Look for these signs on building facades, especially in commercial areas where professional services are commonly found.
Remember, it’s important to check the working hours as they may vary and it’s always helpful to call ahead to verify if an appointment is necessary. This little bit of prep work can save you time and make the process of notarizing documents in Turkey much smoother.
If you’re in Turkey and need to visit a Noter for any official business, here are some key points about their operating hours that you should keep in mind:
- Weekday Hours: Notaries generally operate from 09:00 to 17:00 on weekdays. However, some regional variations could extend the hours slightly, with notaries opening as early as 08:30 and closing at 17:30.
- Weekend Operations: Wondering “Hafta sonu noter çalışıyor mu?” (Does the notary work on the weekend?) The answer is yes, there are notaries on duty on Saturdays and Sundays, typically available from 10:00 to 16:00.
- Lunch Breaks: The lunchtime for Noter offices is generally between 12:30 and 13:30. Plan your visit accordingly to avoid waiting during their break time.
And a couple of additional points to keep in mind for special days:
- Sundays: On weekends, while there are on-duty notaries available, it’s a good idea to check if the hours differ in your region.
- Public Holidays: During bayramlar (religious and national holidays), most notaries are closed. Some might open for half a day, particularly on the eves of such holidays, but it’s best to call and confirm.
Nöbetçi Noter (notary on duty) offers weekend notary services in Turkey, which began on April 6, 2019. This service is especially handy for those with weekday commitments, allowing for notarial tasks on Saturdays and Sundays, particularly useful for second-hand vehicle sales. On-duty notaries work from 10:00 to 16:00 over the weekend. Always verify the nearest on-duty notary’s location and hours before your visit for a hassle-free experience.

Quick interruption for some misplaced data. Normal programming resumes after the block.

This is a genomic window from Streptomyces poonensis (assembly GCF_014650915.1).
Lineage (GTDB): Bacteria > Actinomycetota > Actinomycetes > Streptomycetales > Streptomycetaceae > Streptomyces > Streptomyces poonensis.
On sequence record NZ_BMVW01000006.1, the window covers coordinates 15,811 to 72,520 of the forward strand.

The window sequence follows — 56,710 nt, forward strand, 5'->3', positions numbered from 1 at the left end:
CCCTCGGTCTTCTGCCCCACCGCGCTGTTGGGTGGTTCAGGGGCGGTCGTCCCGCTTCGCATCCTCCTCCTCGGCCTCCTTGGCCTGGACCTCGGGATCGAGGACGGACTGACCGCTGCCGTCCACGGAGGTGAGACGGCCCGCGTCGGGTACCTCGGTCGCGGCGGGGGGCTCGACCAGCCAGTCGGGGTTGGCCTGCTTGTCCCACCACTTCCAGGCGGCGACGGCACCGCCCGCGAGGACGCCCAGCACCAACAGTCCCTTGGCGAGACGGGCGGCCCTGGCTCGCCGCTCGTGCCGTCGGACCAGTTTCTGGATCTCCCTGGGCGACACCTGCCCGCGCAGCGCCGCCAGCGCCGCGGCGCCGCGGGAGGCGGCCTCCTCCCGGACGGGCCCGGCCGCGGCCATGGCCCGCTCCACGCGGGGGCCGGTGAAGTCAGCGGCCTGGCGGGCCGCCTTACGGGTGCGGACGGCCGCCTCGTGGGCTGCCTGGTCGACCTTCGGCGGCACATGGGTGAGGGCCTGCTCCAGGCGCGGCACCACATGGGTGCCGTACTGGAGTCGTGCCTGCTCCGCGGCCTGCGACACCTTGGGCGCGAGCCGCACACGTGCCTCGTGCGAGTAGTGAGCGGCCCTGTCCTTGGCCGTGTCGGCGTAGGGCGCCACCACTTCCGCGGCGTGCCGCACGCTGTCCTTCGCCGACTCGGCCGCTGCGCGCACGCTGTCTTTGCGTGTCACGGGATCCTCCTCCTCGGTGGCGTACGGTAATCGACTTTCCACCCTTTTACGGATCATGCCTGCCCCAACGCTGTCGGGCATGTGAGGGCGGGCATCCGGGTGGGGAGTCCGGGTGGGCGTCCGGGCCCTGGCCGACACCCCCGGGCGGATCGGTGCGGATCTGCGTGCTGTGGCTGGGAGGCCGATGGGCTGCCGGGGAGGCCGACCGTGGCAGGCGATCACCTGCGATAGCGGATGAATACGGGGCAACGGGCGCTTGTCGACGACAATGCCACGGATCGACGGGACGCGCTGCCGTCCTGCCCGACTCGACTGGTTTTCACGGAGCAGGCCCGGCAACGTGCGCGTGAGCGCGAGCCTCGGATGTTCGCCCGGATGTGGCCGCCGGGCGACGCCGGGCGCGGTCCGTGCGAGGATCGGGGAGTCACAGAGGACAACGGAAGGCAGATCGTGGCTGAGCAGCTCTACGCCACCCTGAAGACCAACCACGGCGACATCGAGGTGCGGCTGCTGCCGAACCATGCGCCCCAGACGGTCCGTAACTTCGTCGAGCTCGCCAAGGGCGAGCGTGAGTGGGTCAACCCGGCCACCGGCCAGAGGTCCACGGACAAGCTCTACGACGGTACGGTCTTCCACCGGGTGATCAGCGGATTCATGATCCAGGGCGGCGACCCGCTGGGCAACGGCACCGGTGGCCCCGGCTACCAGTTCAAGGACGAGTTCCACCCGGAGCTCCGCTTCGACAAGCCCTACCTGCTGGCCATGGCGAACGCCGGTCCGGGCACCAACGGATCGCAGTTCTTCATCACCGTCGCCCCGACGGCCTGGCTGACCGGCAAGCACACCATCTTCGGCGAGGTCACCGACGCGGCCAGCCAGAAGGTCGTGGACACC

Notarization Process in Turkey
Here’s how you can navigate Notarization Process in Turkey:
- Prepare Your Documents: I remember once rushing to the Noter, only to realize I’d forgotten a key document. It’s a lesson well-learned: always double-check your documents before you leave home. It saves not just time but also those unnecessary headaches!
- Visit the Noter: With your documents and ID in hand, find a local notary’s office. Thankfully, they’re widespread and easy to locate.
- Request Services: Clearly state your needs, whether that’s a tasdik (attestation) or Vekaletname (Power of attorney).
- Pay the Fee: Costs vary, but investing in official validity is non-negotiable.
Throughout my time in places like Istanbul or smaller towns, I’ve found notaries to be efficient and crucial for smooth legal transactions. Whenever you need your papers officially recognized, the Noter is your ally.
Translators in Noter